1 min read.Updated: 12 Jan 2020, 11:42 PM ISTAmit Panday
Yamaha Motor sold 624,000 units in the domestic market last year, a 22% decline from 796,000 units in the previous year
Motofumi Shitara says the current capacity would suffice for at least three years including exports
Demand for two-wheelers is likely to remain flat this year even on the low base of 2019, which was the worst year in two decades, said Motofumi Shitara, chairman and managing director of Yamaha Motor India group.
“We expect recovery only in 2021," Shitara said in a recent interview. This dismal view has led Yamaha to recast its India strategy in favour of higher engine capacity models which are more profitable than entry-level models.
India Yamaha Motor Pvt. Ltd, the fifth-largest two-wheeler company by local production, sold 624,000 units in 2019 in the domestic market, a 22% decline from 796,000 units in 2018. The company has a combined production capacity of 1.75 million vehicles a year across two manufacturing plants—near Chennai and Surajpur in Uttar Pradesh. It also has an engine plant in Faridabad, Haryana.
Shitara said the current capacity would suffice for at least three years including exports, dismissing the possibility of fresh investments.
To counter the ongoing market uncertainty, Yamaha is implementing a strategy to stay profitable in the world’s largest two-wheeler market, where the top four players—Hero MotoCorp Ltd, Honda Motorcycle & Scooter India Pvt. Ltd, TVS Motor Co. Ltd and Bajaj Auto Ltd—jointly command a market share of almost 90%.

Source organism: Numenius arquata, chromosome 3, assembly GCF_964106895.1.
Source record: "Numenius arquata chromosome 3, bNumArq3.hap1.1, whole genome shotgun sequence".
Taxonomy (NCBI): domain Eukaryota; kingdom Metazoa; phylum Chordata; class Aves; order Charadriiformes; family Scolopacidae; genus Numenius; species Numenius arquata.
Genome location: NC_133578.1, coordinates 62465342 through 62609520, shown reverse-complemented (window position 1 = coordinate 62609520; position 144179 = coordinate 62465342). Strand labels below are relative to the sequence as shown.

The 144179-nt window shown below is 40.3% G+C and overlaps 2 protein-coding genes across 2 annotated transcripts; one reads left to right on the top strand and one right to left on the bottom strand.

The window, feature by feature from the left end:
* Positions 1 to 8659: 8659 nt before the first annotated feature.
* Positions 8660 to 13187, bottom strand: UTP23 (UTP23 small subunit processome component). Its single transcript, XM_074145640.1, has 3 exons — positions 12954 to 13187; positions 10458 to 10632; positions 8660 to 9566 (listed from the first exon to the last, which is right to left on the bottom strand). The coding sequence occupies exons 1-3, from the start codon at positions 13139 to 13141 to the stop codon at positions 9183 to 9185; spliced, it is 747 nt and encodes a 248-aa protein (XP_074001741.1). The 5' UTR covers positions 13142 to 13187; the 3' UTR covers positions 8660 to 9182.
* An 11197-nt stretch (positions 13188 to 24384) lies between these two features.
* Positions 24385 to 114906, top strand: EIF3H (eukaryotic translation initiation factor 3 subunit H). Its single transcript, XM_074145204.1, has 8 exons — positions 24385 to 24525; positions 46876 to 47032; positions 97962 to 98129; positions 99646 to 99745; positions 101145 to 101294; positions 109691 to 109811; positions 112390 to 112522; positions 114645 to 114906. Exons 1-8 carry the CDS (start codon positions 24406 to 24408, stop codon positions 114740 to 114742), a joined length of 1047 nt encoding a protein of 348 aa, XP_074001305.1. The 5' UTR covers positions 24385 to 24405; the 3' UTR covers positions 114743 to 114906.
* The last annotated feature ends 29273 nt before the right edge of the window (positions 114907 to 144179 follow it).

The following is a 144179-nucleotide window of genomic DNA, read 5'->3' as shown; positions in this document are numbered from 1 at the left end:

Yamaha plans to focus only on the premium segments, comprising motorcycles with engines of at least 150cc, and scooters with engines of at least 125cc.
“Despite the drop in total annual sales volumes, our turnover has grown year-on-year. This is because the premium models have helped us with profitability improvement across dealerships. This strategy is meaningful," Shitara said.
Yamaha has already quit the 100cc–110cc mass commuter motorcycle segment, and eventually plans to follow suit in the 125cc executive commuter motorcycle category too. Hero commands a market share of 70% in the 100-110cc bike category.
Yamaha also plans to discontinue its 110cc scooters, replacing them with all-new BS-VI compliant 125cc models such as the Fascino and Ray-Z variants. In this space, Honda dominates with a 57% share.
“The commuter segment is very conscious of product pricing and the competition is very tough. We don’t want to play in the 100cc-110cc segment. In scooters, 125cc category is growing faster," Shitara said.
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